Hivos website

Towards an

HIV-free world 

Read our story

Enormous progress has been made so far to address the HIV epidemic. More and more people are aware of their status and are receiving treatment. In the last decade, we have seen a mass grassroots mobilization across the globe, bringing a more diverse and inclusive group of people to the forefront of the HIV response.

Despite the progress, significant challenges remain. Persistent unequal gender norms, poverty, criminalization, stigma, discrimination, and the rise of conservative agendas have the potential to lead to stagnation and backsliding. Communities are deliberately left out due to their sexual orientation, gender identity, expression and sex characteristics. LGBT+ people, women, and girls, are heavily affected by violence. Intimate partner violence, gender inequality, and patriarchy limit their ability to negotiate safer sex, as well as access to HIV and sexual and reproductive health services.

It is time to reaffirm the leading role of people living with HIV in the global HIV response.

This World AIDS Day we highlight what is driving our work: meeting the needs and securing the rights of people living with, at risk of, or affected by HIV. It is time to reaffirm the leading role of people living with HIV in the global HIV response. Time to amplify the voices of those who are deliberately left out. And most certainly time to focus on the broader sexual, reproductive, mental, and other health needs of those most at risk.

Today more than ever we must recognize that the only way forward is if people most affected by HIV have a more active role deciding on their health and body, and take control of their sexual and reproductive lives. Beyond that, it also takes political will, courage, and commitment to end HIV once and for all.

AIDS should not kill love poster

 

Hivos and HIV: past, present and future

Past: 

AIDS as a human rights problem

Past: 

AIDS as a human rights problem

Starting in 1991, Hivos was one of the first development organizations to respond to the HIV/AIDS pandemic that had hit Africa so hard. Hivos chose an unconventional approach, arguing that AIDS is not a purely medical problem, but a development and human rights problem.

Its HIV/AIDS program focused on the dignity and human rights of the groups that were most at risk of infection, such as sex workers, men who have sex with men, and transgender persons. 

As long as these people were discriminated against and stigmatized, they would lack access to HIV prevention and treatment. 

Hivos encouraged and supported them in advocating for their right to fully participate in society.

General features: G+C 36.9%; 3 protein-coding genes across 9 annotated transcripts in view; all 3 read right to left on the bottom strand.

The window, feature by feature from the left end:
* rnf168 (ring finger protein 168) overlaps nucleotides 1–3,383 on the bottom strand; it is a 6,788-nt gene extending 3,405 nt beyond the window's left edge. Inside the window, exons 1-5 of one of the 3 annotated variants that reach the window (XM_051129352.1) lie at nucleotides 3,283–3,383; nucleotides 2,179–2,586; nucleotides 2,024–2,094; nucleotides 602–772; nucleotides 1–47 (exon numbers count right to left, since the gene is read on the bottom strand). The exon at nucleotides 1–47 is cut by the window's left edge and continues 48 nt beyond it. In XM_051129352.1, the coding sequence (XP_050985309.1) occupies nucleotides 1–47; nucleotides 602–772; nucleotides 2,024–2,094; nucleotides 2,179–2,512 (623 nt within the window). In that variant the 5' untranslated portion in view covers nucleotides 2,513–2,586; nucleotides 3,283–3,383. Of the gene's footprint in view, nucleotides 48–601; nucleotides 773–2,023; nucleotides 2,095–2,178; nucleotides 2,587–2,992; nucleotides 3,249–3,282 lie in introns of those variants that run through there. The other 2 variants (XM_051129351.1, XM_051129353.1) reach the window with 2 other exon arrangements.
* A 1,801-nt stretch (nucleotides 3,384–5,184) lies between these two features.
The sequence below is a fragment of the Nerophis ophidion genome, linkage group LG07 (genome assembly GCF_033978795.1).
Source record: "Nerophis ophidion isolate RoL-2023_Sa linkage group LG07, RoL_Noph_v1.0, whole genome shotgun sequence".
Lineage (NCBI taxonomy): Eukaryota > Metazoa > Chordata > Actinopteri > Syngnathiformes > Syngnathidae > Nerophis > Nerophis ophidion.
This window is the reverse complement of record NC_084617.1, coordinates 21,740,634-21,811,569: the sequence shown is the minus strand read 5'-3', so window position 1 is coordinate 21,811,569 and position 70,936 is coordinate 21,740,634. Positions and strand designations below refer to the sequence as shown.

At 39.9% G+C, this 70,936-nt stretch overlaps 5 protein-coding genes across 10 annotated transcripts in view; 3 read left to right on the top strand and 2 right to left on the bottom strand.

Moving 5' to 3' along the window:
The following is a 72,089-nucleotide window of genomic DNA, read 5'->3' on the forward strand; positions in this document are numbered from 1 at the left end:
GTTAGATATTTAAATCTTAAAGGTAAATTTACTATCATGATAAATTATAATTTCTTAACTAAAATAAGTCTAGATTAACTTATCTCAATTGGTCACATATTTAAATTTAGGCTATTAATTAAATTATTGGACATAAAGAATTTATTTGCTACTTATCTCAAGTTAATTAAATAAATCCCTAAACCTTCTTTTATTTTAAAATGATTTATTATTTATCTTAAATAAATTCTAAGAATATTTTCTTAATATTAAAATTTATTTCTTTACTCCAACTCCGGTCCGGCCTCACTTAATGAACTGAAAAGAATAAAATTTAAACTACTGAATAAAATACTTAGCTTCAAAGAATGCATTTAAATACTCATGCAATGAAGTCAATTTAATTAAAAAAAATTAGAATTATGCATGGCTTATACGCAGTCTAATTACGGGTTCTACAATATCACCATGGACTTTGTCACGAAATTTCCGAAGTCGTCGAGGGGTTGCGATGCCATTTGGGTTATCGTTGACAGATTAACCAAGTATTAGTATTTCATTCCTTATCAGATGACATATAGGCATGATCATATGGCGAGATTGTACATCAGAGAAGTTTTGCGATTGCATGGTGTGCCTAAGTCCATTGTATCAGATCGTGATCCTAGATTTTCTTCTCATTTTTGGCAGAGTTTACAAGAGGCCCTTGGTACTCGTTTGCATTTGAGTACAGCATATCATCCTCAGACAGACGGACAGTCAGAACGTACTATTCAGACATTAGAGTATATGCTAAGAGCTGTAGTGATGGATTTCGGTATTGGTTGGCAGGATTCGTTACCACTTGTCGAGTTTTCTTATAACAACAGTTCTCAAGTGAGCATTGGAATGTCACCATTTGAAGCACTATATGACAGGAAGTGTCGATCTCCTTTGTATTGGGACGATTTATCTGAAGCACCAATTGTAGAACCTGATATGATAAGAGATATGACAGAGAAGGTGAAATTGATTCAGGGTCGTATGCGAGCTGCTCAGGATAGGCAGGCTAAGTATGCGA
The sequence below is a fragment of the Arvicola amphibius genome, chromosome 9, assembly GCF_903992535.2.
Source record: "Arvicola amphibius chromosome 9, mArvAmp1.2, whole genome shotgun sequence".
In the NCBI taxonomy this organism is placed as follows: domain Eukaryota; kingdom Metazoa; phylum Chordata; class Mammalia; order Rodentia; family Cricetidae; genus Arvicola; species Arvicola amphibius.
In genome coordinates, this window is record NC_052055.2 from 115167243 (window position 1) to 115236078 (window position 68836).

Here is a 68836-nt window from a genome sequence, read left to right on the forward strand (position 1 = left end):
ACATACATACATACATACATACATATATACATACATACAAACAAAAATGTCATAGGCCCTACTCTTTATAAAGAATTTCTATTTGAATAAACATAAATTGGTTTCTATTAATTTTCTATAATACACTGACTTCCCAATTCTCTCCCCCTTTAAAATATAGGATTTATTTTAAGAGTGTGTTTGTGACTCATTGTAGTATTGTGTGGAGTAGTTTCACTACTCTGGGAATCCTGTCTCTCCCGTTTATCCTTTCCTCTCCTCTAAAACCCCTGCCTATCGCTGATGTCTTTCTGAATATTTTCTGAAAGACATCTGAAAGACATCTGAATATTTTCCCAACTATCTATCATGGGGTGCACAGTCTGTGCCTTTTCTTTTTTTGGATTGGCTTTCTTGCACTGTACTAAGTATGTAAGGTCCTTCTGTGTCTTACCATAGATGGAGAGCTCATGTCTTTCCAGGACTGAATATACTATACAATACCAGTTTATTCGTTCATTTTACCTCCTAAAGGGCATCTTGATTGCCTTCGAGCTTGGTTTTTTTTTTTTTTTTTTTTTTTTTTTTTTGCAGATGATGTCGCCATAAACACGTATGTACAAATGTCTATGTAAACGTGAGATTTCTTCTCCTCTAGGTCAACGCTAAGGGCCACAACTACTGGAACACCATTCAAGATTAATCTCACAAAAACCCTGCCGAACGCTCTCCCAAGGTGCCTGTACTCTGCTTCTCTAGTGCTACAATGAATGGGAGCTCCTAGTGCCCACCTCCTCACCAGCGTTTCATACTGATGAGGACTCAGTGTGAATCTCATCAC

Past

Frans Mom played a key role in developing Hivos’ HIV/AIDS program. “In the eighties many men around me were dying. It was pure luck that I was not infected and could go on with my life.” 

Present: many resources needed, but few available

Present: many resources needed, but few available

The sustainable success of this progress is at stake. Deeply-rooted socioeconomic and cultural barriers are threatening the sustainability of the gains thus far. 

As international donors phase out of middle-income countries, and funding in recipient countries is channeled through governmental institutions without meaningful involvement of civil society, a renewed wave of activism for systemic change is vital.

Greater participation of civil society and people living with HIV in the design, implementation, and monitoring is needed for a more inclusive, responsive, and comprehensive HIV response.

Present

We work with over 60 partners in 30 countries spread throughout Asia, East and Southern Africa, Eastern Europe and Central Asia, Latin America and the Caribbean.

85,000 people in Latin America are direct beneficiaries of our work. 28,000 of them receiving voluntary testing and counseling services.

  • 60

    We have worked with over 60 partners...

  • 30

    ... in 30 countries spread throughout Asia, East and Southern Africa, Eastern Europe and Central Asia, Latin America and the Caribbean

  • 85,000

    85,000 people in Latin America are direct beneficiaries of our work. 28,000 of them receiving voluntary testing and counseling services.

Future: all those at risk are empowered, respected and included

Future: all those at risk are empowered, respected and included

Twenty-eight years later, Hivos still believes in a world where all people living with, at risk of, or affected by HIV are able to decide freely about their lives and bodies, and are respected and included by society. 


We believe that they should be able to live their lives free from stigma, discrimination, and any other form of violence. 

We continue to work to ensure that they have the skills, knowledge, and opportunities to claim and defend their rights. 

We believe groups most affected by HIV should be actively involved in the formulation and implementation of HIV policies, programs, and approaches. 

We take particular care to include persons who are affected by various forms of discrimination and exclusion. 

Future

Today more than ever we must recognize that the only way forward is if people most affected by HIV have a more active role deciding on their health and body, and take control of their sexual and reproductive lives. Beyond that, it also takes political will, courage, and commitment to end HIV once and for all.